By Texas state law, the maximum sales tax that can be imposed is 8.25%. Of that, the state collects 6.25% which means that local municipalities and transit authorities can only impose an extra 2% of sales tax.
The Sandy Oaks City Council, however, went beyond the legal limit.
The Council Wanted The Maximum
Above is a portion of the August 16, 2014, agenda created by Mayor Clement for the very first meeting of the Sandy Oaks City Council. A full version can be seen here.
The above is a portion of the official Minutes that recorded what took place at the first city council meeting. A full version can be seen here. These minutes were reviewed and approved by the city council on their August 28, 2014, meeting.
The VIA Metropolitan Transit Authority has had a sales tax of 1/2% since 1977.
A 1/2% sales tax for VIA + 1% (general use) + 1/2% (general use) + 1/2% (road maintenance) = a 2.5% sales tax.
The Sandy Oaks City Council approved an election that would result in a half % point more than the legal limit.
Someone Secretly Changed The Ballot Proposal
Here are the results of the November sales taxes:
Proposition 3 for road maintenance revenue was voted on by the city council to be a 1/2% sales tax. At no point in time did the council ever address the issue that the math was wrong. At no point in time did the Council give anyone permission to change what the Council had voted on.
Whoever submitted the proposition paperwork to be on the ballot changed the 1/2 to 1/4. The only people who would have been able to make any changes or had access or power to make changes would have been the Council members themselves, or Art Martinez de Vara, the City Attorney and only employee at the time.
The secret change still didn’t make the overall tax equal or less to 2%. Because all of the new proposed sales taxes passed and because people voted to keep the VIA tax, the total tax rate for Sandy Oaks is now officially 2.25% and beyond the legal limit.
Mayor Jim Clement Knew About The Change
Mayor Jim Clement was caught outside the polling location at the November election telling voters that the sales tax would not be an increase in taxes and that the taxes already existed.
During a discussion about whether or not the sales taxes on the November ballot were additional taxes, Clement mentioned that an additional tax could be created later on. When it was pointed out that the new sales taxes on the November ballot (if approved) would mean that no more taxes could be created, Clement replied:
No, we can increase it a quarter of a penny, and then we’re topped out.
The set of sales taxes that Clement presented to the City Council, and that the City Council approved, would have been a full 2%. The only way Clement could have known that there was room for an extra 1/4% is if he knew that the ballot had been secretly changed.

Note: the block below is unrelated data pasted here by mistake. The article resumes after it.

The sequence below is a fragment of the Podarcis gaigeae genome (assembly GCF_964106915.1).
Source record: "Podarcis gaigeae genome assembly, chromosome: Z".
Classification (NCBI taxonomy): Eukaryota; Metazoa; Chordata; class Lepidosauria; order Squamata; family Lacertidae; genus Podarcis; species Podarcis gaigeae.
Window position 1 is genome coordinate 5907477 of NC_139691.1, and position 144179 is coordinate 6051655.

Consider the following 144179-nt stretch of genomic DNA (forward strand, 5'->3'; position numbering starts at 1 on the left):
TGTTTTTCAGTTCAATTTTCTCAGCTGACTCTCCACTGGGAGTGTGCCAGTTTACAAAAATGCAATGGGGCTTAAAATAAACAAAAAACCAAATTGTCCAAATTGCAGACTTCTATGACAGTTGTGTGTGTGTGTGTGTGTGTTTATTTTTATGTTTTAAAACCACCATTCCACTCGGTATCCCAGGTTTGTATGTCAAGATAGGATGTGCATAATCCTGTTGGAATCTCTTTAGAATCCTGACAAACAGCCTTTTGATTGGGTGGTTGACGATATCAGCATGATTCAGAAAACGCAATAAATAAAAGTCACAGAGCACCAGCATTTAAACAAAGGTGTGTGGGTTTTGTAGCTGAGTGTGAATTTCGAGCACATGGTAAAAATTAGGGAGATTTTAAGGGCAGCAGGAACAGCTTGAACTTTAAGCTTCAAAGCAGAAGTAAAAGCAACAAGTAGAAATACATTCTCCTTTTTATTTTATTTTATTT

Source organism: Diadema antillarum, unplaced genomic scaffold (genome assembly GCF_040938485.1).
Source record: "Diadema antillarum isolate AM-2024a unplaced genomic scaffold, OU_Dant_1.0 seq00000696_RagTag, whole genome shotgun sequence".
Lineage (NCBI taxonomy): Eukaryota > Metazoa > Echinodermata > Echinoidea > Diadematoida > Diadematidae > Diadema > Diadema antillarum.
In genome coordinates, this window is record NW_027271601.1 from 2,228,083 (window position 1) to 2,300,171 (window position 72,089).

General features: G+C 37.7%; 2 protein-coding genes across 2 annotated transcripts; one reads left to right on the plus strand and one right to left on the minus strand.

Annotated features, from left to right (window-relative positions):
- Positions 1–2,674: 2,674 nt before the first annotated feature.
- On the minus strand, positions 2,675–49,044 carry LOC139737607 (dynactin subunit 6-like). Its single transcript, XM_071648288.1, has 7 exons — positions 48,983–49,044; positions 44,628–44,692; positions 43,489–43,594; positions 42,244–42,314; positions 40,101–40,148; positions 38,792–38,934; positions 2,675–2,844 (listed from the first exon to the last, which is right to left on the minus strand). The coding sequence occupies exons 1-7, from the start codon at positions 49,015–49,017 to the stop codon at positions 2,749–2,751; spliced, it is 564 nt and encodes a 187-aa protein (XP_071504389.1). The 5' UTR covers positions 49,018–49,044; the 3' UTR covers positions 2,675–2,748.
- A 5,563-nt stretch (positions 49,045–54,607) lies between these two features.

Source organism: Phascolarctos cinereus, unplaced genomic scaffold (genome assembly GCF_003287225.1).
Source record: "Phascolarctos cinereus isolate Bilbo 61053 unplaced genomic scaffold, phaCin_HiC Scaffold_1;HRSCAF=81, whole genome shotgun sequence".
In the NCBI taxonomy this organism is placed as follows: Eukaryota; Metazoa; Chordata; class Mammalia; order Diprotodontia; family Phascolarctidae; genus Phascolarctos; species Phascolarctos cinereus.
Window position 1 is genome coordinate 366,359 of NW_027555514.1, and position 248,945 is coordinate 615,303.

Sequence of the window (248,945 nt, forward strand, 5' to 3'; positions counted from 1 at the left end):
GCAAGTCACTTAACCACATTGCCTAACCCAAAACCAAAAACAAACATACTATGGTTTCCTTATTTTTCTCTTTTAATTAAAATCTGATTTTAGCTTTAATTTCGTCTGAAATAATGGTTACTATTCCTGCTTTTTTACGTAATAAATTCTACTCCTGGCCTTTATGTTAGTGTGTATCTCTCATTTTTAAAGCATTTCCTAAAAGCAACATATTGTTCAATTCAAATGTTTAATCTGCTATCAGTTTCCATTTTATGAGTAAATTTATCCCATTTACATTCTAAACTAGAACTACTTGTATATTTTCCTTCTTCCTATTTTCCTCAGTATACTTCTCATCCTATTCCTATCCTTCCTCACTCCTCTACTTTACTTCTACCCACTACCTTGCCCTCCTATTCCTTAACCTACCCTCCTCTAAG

Clement also stated:
VIA is a quarter of a penny.
If VIA were in fact 1/4%, then the secret correction to the new sales taxes would make everything equal 2%. However, VIA is actually 1/2%.
The Illegal Sales Taxes Haven’t Started
Shown above are the results to a tax rate locator provided by the Texas Comptroller Officer. Anyone can look up the sales taxes in their area of Texas by going here.
This shows 2 things. First, the sales tax for VIA is 1/2, not 1/4 like Clement thought. Second, that sales taxes have not yet gone into place.
The City Council was told by Art Martinez de Vara that the sales taxes would go into place starting January 2015, the first quarter of the year, and that their revenue would start coming in the second quarter of the year. But whoever is responsible for setting up Sandy Oaks’ illegal sales tax hasn’t done so yet and the City Council has never addressed the issue.
Here’s a picture taken today, February 7, at the Super Express at the entrance to Waterwood. $7.63 times 6.75 equals a 52 cent tax.
An Idea of Future Sales Tax Revenue
On November 11, 2014, Jeremy T. Gerlach for the Express News reported that the VIA chief of public engagement, Charlie Gonzalez, said that Sandy Oaks residents pay about $1,000 monthly in sales taxes to VIA.
Since VIA is 1/2% and the maximum is 2%, then $1,000 x 4 x 12 months = $48,000.
This is less than half of what Art Martinez de Vara suggested as a proposed revenue back in July.
In August 2014, the Sandy Oaks City Council arranged for sales taxes to be a total of 2.5% which is over the limit set by Texas law by .5%.
In November, voters voted on a ballot that had been secretly changed to fix the error in math, except another error was made and the result is that now the City Council is responsible for a total of 2.25% in sales taxes, which is still over the legal limit set by Texas law by .25%